Slacklining, triathlon attract athletes to Rec

Slacklining, triathlon attract athletes to Rec

By Tyler Davis

Whether swimming, biking or running, Recreation Center attendees were able to test the waters with a plethora of events during the weekend.

Friday night featured “Slack Off at the Rec,” a free event presented by Outdoor Pursuits, which included kayaking, slacklining, stand-up paddle boarding and water volleyball. The event took place in the Edward J. Shea Natatorium at the Recreation Center and drew in more than 50 participants during the two-hour event.

With just a signature, SIU students, community members and even students from other schools were allowed to join in the activities.


One participant made the journey from Southeast Missouri State University for the event. Levi Rhodes, a sophomore at SEMO, attended the event, participating in slacklining and paddle boarding. Rhodes, who never paddle boarded before, said he really enjoyed the atmosphere.

“My friend Robert, who goes here, told me they were having a slackline,” Rhodes said. “It was pretty fun, they have a good crowd. What is great is everyone seems like they were really enthused about it.”

Saturday brought on the 17th-annual “Rec Your Body” triathlon. As one of few indoor triathlons in the area, for $15, participants ages 18 and older can compete. Participants under 18 needed a parent’s signature in order to compete.

Cay Gerlock, parts store manager for the Department of Automotive Technology and the adviser for the triathlon club, said the event has brought on a wide array of competitors because of the age and ability level of contestants.

“The nice thing about our tri is that it’s really good for beginning students,” Gerlock said. “This year we’ll probably have a record number of beginners. We’ve also had a man start it when he was 81 years old and a woman start it when she was 82.”

The annual triathlon is broken down into 13 age groups and divided into four groups based on ability level. Awards are given to men and women in each age group and the three top scorers overall. Scores are determined by a point system which awards points for total distance covered over the course of the three sections.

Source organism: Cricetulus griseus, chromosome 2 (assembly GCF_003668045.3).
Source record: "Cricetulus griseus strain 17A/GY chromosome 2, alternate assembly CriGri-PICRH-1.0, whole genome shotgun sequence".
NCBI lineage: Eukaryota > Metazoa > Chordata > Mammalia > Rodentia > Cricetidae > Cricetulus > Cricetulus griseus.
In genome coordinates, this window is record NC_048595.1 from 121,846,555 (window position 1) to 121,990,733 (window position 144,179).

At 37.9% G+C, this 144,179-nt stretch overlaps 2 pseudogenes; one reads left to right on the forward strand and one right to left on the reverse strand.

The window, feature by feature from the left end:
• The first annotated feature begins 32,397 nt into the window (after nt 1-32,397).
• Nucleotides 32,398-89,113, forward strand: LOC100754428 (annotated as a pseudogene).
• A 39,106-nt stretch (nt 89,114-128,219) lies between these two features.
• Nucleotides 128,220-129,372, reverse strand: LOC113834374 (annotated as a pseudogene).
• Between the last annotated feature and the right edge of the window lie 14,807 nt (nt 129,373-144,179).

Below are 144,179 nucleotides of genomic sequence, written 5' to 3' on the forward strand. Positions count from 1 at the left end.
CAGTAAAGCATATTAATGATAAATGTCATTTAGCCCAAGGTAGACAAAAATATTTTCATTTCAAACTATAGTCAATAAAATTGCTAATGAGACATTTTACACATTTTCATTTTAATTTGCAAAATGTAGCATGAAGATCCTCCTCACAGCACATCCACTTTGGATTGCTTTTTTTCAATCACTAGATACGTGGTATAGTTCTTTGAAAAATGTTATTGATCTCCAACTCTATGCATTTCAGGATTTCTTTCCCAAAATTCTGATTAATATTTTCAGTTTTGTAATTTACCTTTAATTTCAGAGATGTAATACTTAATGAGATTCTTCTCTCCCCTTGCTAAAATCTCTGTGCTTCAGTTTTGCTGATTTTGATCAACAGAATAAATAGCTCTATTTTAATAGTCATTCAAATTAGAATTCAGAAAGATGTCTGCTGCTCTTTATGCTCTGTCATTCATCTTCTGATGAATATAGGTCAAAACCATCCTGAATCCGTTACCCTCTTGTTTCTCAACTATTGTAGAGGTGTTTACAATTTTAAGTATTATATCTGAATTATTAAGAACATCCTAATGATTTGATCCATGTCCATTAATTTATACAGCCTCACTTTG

Competitors swim for 10 minutes in the pool, spend 20 minutes on a stationary bike and run for 15 minutes around the 200-meter track, completing as many laps as possible.


Gerlock said many people use the triathlon to train for longer events.

“We have had stellar athletes over the years,” Gerlock said. “A large number of the people who do our triathlon go do larger events on a regular basis. We’ve had men and women both do Ironman distance races in the last couple of years.”

One of the entrants who used the competition for training was Brant Caronongan, an alumnus from Mount Vernon. Caronongan said he has competed in team triathlons before, but this was his first time doing a full triathlon by himself.

“I think it was 2008 or 2009, I did the team triathlon with [Gerlock],” Caronongan said. “I did the bike portion, she did the swim and somebody else did the run so after that it was always in the back of my mind that, ‘Hey, you know what? I can probably do this.'”

Caronongan said he plans to do an outdoor event later this year.

“Actually I am thinking about doing an Xterra this summer,” Caronongan said. “I’m going to have to get some swimming and running in so I figure with three months of preparation, yeah, I would do another triathlon.”

“Rec Your Body” is a prelude to SIU’s other triathlon, the Doc Spackman, on April 26. This year’s Doc Spackman will honor the late Robert “Doc” Spackman, a longtime athletic trainer at SIU.

Tyler Davis can be reached at [email protected], on twitter @tdavis_DE or at 536-3311 ext. 269